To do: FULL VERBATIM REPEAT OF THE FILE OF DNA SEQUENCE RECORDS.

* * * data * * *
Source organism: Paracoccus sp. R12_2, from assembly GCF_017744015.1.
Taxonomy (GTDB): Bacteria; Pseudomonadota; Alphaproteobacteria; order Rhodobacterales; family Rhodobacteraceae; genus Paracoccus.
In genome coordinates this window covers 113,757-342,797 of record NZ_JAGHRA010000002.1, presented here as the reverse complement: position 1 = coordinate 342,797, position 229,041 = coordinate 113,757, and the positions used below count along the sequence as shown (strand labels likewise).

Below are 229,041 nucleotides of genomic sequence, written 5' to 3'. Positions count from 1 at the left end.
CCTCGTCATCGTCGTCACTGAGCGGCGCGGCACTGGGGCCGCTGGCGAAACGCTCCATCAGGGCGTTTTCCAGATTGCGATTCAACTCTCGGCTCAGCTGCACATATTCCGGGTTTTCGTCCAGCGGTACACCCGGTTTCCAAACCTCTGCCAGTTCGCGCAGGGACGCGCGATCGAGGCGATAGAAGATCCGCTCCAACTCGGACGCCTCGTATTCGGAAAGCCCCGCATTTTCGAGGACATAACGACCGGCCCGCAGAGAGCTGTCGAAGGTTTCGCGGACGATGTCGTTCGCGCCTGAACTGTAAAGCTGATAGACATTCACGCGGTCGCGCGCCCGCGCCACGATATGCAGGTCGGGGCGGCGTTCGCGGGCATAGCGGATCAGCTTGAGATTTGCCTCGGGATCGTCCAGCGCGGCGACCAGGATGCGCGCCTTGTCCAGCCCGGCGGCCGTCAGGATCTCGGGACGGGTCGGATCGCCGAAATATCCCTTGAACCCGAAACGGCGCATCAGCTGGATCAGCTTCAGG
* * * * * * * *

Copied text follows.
Source organism: Paracoccus sp. R12_2, from assembly GCF_017744015.1.
Taxonomy (GTDB): Bacteria; Pseudomonadota; Alphaproteobacteria; order Rhodobacterales; family Rhodobacteraceae; genus Paracoccus.
In genome coordinates this window covers 113,757-342,797 of record NZ_JAGHRA010000002.1, presented here as the reverse complement: position 1 = coordinate 342,797, position 229,041 = coordinate 113,757, and the positions used below count along the sequence as shown (strand labels likewise).

Below are 229,041 nucleotides of genomic sequence, written 5' to 3'. Positions count from 1 at the left end.
CCTCGTCATCGTCGTCACTGAGCGGCGCGGCACTGGGGCCGCTGGCGAAACGCTCCATCAGGGCGTTTTCCAGATTGCGATTCAACTCTCGGCTCAGCTGCACATATTCCGGGTTTTCGTCCAGCGGTACACCCGGTTTCCAAACCTCTGCCAGTTCGCGCAGGGACGCGCGATCGAGGCGATAGAAGATCCGCTCCAACTCGGACGCCTCGTATTCGGAAAGCCCCGCATTTTCGAGGACATAACGACCGGCCCGCAGAGAGCTGTCGAAGGTTTCGCGGACGATGTCGTTCGCGCCTGAACTGTAAAGCTGATAGACATTCACGCGGTCGCGCGCCCGCGCCACGATATGCAGGTCGGGGCGGCGTTCGCGGGCATAGCGGATCAGCTTGAGATTTGCCTCGGGATCGTCCAGCGCGGCGACCAGGATGCGCGCCTTGTCCAGCCCGGCGGCCGTCAGGATCTCGGGACGGGTCGGATCGCCGAAATATCCCTTGAACCCGAAACGGCGCATCAGCTGGATCAGCTTCAGG